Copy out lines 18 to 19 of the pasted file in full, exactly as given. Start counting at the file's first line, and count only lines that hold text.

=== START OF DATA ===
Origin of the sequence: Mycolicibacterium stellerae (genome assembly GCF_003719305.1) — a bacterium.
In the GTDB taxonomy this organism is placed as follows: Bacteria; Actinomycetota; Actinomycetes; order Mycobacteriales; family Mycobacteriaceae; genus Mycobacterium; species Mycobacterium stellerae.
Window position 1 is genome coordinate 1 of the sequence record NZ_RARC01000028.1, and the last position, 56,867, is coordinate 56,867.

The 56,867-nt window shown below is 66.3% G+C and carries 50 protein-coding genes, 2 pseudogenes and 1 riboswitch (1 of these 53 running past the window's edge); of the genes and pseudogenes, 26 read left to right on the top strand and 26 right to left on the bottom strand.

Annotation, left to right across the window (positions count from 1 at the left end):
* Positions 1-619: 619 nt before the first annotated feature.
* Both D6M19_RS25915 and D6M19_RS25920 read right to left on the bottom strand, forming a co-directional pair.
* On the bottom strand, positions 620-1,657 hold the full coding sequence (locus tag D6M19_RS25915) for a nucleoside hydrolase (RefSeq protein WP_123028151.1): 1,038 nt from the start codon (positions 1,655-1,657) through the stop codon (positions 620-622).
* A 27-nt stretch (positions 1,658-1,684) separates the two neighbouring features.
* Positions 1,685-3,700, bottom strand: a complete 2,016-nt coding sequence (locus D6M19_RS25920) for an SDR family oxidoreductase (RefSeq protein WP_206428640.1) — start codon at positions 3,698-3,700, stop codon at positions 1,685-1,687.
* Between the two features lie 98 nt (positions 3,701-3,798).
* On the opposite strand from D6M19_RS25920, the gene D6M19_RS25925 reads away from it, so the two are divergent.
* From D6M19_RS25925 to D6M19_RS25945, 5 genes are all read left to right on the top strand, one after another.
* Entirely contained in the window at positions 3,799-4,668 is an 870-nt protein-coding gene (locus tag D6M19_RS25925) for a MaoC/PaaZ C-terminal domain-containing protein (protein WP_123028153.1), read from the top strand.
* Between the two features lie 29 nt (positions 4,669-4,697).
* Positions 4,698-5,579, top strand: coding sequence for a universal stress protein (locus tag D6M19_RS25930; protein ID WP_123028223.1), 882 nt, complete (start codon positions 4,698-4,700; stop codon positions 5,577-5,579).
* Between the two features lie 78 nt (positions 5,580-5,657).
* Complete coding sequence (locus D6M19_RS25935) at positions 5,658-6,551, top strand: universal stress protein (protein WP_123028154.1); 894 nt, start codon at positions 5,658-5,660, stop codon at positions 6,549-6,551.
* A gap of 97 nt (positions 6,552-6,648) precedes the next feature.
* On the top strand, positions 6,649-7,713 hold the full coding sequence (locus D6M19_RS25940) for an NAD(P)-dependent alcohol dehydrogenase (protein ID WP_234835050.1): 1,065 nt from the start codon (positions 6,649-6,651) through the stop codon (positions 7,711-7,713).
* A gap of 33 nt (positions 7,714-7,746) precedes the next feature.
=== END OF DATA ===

* Complete coding sequence (locus D6M19_RS25935) at positions 5,658-6,551, top strand: universal stress protein (protein WP_123028154.1); 894 nt, start codon at positions 5,658-5,660, stop codon at positions 6,549-6,551.
* A gap of 97 nt (positions 6,552-6,648) precedes the next feature.